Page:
Conserving Water Isn’t Just for Droughts—Here’s How to Do It

Tom Crawford’s July 8 column (“Conserve Water or We’ll Wind Up Drinking from the Toilet”) paints a dire picture of the future of our drinking water, despite clear trends that Georgians have been using less and less water over the past 30 years or so. What else can you do to conserve water? The best way to figure out where you have the most potential to improve is to conduct a simple water audit. Start with your monthly water bill, looking at the number under the “usage” column. Athens-Clarke County lists usage in thousands of gallons, so if it says “1.0,” it means you used 1,000 gallons that month.

Knowing the total monthly usage isn’t terribly interesting or useful, but it’s only the first step; now it’s time to figure out where all that water goes. It may be easier to think in terms of a week instead of a month, so let’s say for the sake of simplicity that you used an average of 250 gallons per week (i.e. 1,000 divided by four). Now, list all the ways you use water at home: shower, bath, bathroom sink, toilet, kitchen sink, dishwasher and clothes washer.

Most shower heads have a flow rate of 2.5 gallons per minute. Bath volumes vary, but 30 gallons is a good estimate. Any toilet made after 1992 uses 1.6 gallons per flush. Typical bathroom and kitchen faucets use 2.2 gpm. An Energy Star dishwasher uses at most 4.3 gallons per cycle, the best in class uses 2.2, and a run-of-the-mill dishwasher uses five. Energy Star front-load clothes washers use about 13 gallons per cycle, while regular top-loaders use 23.

Now’s the part where you think to yourself, “Math? In Flagpole?” Don’t worry, this is easy. If you know the gallons per minute or per use, and you can estimate how many minutes or cycles are used in a week, you can start to see how that 250 gallons breaks down.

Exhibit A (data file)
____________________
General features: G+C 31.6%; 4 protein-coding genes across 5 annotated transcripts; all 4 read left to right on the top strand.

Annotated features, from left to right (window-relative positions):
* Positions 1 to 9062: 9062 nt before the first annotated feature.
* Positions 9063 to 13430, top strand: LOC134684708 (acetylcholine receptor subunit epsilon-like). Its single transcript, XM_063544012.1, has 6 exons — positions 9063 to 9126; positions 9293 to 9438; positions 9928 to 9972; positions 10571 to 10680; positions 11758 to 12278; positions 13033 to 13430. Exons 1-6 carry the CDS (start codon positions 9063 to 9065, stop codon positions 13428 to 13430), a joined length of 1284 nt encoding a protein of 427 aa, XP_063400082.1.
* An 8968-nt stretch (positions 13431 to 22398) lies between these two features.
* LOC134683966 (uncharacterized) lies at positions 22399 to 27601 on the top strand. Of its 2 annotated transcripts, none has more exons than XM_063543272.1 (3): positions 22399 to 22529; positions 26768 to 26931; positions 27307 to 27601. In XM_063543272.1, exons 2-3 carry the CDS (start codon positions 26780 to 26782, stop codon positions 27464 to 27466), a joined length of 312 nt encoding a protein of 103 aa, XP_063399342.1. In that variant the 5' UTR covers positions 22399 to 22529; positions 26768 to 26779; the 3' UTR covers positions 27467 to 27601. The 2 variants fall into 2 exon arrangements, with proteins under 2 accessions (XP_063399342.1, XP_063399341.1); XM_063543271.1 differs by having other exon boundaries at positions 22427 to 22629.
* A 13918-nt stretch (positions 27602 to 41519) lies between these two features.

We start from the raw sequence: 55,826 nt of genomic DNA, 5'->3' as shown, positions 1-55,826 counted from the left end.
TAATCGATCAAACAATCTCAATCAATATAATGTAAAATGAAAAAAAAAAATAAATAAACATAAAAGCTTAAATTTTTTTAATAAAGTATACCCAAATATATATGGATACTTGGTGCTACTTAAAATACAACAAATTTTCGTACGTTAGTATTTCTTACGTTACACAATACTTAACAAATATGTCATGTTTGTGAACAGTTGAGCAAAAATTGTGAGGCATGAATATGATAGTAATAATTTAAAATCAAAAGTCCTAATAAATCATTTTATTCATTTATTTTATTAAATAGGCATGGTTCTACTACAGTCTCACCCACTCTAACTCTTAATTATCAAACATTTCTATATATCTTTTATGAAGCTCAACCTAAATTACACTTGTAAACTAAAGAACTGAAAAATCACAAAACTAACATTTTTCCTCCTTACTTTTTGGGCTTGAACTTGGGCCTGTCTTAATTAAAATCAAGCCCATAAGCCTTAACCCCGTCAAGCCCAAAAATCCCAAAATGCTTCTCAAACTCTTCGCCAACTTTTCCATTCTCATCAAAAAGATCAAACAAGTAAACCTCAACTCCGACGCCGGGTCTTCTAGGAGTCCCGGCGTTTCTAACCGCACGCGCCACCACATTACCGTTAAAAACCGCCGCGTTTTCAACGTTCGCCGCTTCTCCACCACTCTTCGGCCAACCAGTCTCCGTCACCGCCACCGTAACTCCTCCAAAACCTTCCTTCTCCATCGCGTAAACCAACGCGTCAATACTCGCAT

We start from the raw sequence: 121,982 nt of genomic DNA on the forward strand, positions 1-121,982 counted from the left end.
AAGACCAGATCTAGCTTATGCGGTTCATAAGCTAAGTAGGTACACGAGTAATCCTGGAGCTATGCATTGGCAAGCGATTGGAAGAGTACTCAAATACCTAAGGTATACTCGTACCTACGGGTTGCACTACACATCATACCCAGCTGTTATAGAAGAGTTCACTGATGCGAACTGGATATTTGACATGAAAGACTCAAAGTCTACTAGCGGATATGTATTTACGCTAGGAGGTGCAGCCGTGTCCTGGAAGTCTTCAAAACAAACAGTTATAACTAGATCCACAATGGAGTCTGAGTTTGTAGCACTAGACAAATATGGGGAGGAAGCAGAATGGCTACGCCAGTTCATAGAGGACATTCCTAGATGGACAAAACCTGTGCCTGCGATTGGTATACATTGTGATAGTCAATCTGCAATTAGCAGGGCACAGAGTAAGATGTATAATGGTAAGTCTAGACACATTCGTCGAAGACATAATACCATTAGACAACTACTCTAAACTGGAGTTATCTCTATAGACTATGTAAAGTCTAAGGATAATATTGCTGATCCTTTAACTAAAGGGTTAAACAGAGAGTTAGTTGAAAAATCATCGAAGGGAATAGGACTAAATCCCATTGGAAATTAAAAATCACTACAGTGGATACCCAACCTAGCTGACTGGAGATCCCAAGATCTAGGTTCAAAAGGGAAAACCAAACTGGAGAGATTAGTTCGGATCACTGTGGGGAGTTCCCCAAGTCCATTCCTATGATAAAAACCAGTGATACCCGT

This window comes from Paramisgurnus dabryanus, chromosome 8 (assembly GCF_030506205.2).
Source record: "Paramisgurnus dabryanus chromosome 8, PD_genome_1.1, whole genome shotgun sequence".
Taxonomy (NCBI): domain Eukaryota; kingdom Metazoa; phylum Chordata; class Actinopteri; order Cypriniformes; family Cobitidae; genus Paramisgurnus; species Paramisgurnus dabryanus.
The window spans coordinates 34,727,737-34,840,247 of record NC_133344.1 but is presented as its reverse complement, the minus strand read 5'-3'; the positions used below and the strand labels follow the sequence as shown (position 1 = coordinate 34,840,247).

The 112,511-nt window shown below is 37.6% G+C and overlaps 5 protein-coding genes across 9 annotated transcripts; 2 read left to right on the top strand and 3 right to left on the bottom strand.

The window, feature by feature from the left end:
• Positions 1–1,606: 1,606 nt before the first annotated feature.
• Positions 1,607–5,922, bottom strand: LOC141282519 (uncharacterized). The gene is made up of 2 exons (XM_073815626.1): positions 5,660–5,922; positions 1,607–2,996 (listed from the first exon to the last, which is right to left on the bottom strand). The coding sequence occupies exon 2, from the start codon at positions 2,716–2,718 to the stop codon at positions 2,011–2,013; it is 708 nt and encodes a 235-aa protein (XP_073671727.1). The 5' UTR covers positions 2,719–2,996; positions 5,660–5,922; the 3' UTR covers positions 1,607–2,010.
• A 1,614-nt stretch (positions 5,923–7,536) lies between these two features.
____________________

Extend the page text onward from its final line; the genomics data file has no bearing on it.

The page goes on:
Let’s say you take five-minute showers every day: five minutes per day times 2.2 gpm equals 11 gallons per day, or 77 per week. If you do two loads of laundry per week with a top-load washer, two cycles times 23 gallons equals 46 gallons. Seventy-seven plus 46 equals 123, which means about half of your water use is showers and laundry. Keep going with the other uses (toilets, dishes, etc.), tweaking your estimates until they add up to your 250 gallon total.

So now you have a fancy pie chart. (You made a pie chart, right?) There are two ways to look at the results. First, what were your biggest categories? Is there something you can do to cut back? Second, are there cheap and simple things you can change to reduce usage in any of the categories? Shorter showers and turning the tap off while you brush are obvious, but here are a couple of examples that you may not have thought of.

If you prefer not to follow the “if it’s yellow, let it mellow” policy and can’t install a dual flush toilet, you can often fake it by finessing the handle or tweaking the flapper valve. On some toilets, you can achieve a partial flush by gently pressing the flush handle part way. In other cases, if you look in the tank, you’ll see a small chain that connects the handle to the rubber flapper. Experiment with the length of the chain to adjust the flush volume depending on how long you hold the handle down, and just like that, you have a free dual-flush toilet.

If you have a dishwasher, you’d have to wash a full load by hand, running the faucet for a total of two minutes, to beat even an old machine with a five-gallon cycle. If you don’t have a dishwasher, for $5 you can easily install a kitchen faucet aerator with a pause valve so you can shut the water off with a flick of the finger without losing your temperature setting. If you use it while you wash up by hand, you’ll quickly see a return on your investment both in water and energy savings.

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